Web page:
Dave Austin, a police officer on-site at the Central Intelligence Agency, had heard about the protective operations training course from a few buddies at work. At the time, his image of the job was someone in a suit with an earpiece — basically a Secret Service agent. There were rumors about the perks of the job, too: you’re often face-to-face with the director, work on the Seventh Floor, run motorcades around D.C., you get to travel the world.
It all sounded like a good time, so he applied for the job.
Before long, he found himself in a room with Agency personnel from all different walks of life. The instructor immediately crushed any preconceived notions about the job they had applied for.
He told them about an incident in Mogadishu, Somalia. Something that happened before the infamous “Black Hawk Down” incident on Oct. 3, 1993. A motorcade was attacked, and the special agents were able to get away, but their vehicles were shot up. The deputy chief-of-station had been shot, too, but he was evacuated and received medical attention. While a firefight may seem par for the course for anyone working in Mogadishu, the militants had a much more nefarious plan in place in the event that they got their hands on any members of the detail — and it was horrific.
“The word on the street was that the guys who attacked the motorcade intended to skin the protective agents alive, make lampshades out of them, and torture the deputy chief to death, while getting whatever information they could from him until he was dead,” Austin said, relaying the story that the instructor told his class.
“This is what you can expect in these places that we are going,” the instructor continued. “If you are not willing to put yourself in these situations, this line of work is not for you.”
The grim reality of being a protective agent caused several people to stand up and and walk out of the room. Yet the majority remained, ready to endure the two-month training program.
‘The word on the street was that the guys who attacked the motorcade intended to skin the protective agents alive …’
Austin successfully completed the course, and went on to work for the CIA for 12 years. In an interview with Coffee or Die, he gave a glimpse of what his work was like. His work was so secretive that he couldn’t reveal specific locations, dates, or times — and even had to be cleared to talk by the CIA’s Publication Review Board.
His work frequently brought him to the Middle East; the director of the Agency was involved in brokering a peace deal between Israel and Palestine, which meant Austin needed to visit Yasser Arafat’s place often.
“On one occasion, a guy on our team was doing a site advance. He was down at Arafat’s place. I was in the motorcade in the follow car, hauling ass down the highway,” Austin said.
They received a call on the radio that the meet had been canceled. They needed to leave the car to pick up the site advance agent. The remainder of the motorcade headed back into town, but Austin’s vehicle pulled off.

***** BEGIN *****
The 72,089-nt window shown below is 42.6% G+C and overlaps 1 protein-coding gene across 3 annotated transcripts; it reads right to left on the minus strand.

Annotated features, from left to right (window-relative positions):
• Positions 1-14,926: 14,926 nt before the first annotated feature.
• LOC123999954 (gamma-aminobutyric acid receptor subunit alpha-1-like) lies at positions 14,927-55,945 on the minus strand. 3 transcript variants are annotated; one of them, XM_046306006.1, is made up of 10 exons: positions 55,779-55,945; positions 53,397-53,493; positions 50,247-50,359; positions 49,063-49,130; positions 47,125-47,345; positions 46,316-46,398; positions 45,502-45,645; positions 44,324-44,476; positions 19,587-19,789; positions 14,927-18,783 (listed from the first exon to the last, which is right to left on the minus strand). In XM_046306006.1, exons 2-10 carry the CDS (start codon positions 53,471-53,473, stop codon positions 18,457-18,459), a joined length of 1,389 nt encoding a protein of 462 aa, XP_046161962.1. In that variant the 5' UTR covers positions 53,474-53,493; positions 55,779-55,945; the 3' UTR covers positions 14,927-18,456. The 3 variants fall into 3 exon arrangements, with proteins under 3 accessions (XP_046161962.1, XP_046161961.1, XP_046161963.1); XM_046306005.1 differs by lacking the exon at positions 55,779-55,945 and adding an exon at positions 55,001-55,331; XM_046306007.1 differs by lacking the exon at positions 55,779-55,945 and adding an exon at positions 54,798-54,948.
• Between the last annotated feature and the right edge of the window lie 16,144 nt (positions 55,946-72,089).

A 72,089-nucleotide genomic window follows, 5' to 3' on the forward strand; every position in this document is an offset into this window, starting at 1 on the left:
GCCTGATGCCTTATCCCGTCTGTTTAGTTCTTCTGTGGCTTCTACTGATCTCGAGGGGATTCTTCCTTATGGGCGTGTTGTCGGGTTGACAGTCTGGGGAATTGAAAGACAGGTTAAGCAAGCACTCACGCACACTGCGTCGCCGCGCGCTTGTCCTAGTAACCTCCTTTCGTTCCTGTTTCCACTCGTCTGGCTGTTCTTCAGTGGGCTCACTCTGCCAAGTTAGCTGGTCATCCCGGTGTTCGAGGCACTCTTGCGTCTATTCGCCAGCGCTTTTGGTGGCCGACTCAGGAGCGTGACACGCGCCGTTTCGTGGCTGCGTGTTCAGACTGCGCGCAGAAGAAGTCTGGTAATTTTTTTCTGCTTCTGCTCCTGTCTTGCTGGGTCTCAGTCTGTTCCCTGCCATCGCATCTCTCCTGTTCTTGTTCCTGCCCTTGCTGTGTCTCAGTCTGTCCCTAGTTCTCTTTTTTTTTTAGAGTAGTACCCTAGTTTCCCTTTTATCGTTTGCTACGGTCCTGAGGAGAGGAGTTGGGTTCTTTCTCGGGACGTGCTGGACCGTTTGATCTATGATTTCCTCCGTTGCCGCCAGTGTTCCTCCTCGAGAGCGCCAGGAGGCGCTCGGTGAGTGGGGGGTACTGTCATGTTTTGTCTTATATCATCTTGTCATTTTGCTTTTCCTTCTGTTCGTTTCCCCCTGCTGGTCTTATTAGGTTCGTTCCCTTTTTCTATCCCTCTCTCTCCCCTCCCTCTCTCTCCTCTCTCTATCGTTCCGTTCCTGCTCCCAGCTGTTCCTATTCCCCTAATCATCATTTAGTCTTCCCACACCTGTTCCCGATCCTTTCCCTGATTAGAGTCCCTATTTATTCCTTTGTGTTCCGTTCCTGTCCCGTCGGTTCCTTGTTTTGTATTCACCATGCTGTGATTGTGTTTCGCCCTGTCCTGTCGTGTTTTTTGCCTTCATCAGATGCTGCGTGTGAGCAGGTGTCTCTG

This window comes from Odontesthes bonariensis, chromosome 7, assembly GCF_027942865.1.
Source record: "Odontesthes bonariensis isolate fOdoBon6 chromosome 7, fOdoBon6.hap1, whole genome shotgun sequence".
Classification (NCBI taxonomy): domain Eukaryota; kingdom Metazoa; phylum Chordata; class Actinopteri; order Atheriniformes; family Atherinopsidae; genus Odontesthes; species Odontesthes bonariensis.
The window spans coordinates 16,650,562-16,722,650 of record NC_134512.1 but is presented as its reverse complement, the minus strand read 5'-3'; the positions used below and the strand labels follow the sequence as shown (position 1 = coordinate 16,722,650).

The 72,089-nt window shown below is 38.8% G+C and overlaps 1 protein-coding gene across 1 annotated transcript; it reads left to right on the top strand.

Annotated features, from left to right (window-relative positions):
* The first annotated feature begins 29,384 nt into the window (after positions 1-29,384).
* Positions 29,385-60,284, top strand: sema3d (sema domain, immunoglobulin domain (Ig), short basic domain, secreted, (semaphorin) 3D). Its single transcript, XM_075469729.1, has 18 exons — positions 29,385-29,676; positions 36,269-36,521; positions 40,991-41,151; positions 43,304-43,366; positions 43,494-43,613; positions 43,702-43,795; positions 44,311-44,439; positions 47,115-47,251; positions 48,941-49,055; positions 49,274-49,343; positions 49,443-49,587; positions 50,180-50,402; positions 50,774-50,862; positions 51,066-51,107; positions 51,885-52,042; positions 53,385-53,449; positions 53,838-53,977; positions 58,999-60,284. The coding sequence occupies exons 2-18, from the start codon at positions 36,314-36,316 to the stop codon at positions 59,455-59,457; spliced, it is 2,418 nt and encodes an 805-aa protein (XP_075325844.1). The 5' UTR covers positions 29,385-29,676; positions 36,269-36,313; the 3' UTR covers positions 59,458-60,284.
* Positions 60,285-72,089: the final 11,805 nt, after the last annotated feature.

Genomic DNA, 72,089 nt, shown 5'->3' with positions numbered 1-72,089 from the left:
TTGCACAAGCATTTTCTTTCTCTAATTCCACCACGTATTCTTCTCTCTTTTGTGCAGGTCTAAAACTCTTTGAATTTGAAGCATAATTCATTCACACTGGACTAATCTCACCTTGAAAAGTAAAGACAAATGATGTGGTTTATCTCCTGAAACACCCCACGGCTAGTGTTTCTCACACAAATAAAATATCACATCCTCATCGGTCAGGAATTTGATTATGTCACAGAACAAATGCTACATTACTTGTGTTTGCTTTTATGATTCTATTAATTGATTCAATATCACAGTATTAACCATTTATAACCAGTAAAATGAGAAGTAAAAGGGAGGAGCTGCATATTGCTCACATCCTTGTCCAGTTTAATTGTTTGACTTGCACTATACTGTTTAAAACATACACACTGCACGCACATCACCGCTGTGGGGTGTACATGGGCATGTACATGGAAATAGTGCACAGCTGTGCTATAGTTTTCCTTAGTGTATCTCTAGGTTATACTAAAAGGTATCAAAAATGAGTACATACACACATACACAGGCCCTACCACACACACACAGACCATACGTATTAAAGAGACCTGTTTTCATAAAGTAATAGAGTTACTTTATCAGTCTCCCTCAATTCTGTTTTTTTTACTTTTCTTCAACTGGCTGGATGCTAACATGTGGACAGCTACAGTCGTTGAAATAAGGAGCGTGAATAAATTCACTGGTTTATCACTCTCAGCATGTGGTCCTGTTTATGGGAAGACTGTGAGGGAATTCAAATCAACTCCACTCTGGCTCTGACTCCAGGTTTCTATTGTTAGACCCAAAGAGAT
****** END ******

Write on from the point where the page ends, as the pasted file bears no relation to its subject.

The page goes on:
“He was ghost white,” Austin said of the fellow agent who was retrieved from the site. “Just horrified.”
When he got back in the vehicle, the agent let out a sigh of relief.
“My God, I didn’t think I’d see you guys again,” the agent said, per Austin’s account. “I was in the car coming back. I was sitting between these Palestinians. One guy gets a call. Pulls out his cell. He starts shaking his head. I said, ‘Everything okay?’ He said, ‘Israelis just bombed our compound.’”
‘After an attack, the Israelis would knock out everything we helped build.’
They had initially left Arafat’s house because the Israelis told them that there was going to be an airstrike.
The dynamic between Israel and Palestine is something Austin became intimately familiar with, giving him a different, more complex view of the situation than what is typically presented to the American public. For instance, the U.S. government poured a significant amount of money into trying to modernize a Palestinian force to help fight militant Islamists, but Israel and Palestine continued to fight despite the effort.
Austin was at a location a few days ahead of the Arafat visit; at times, he was within arm’s reach of the Palestinian leader. A Palestinian man took Austin to a warehouse to illustrate how Israel had destroyed many of the resources the U.S. gave to Palestine.
“After an attack, the Israelis would knock out everything we helped build,” Austin said. The warehouse was no exception. Stacked on a forklift were several flattened vehicles that the Israelis had driven over with their tanks. The Palestinian man complained to Austin that the Israelis had destroyed their vehicles.
One thing Austin learned as a protective agent that has had an impact on his life is that it is important to find common ground with the people who are supporting you. He always found it more beneficial to sit down with people and say, “In order for me to do what I need to do, this is what I need from you. How can we meet in the middle?”
He also enjoyed the element of working in the shadows.
“You get a peek behind the curtain,” Austin said. “You get to see how Washington and the world operates. You get exposed to a lot of things — information that the average person never does and never will, even people in the government.”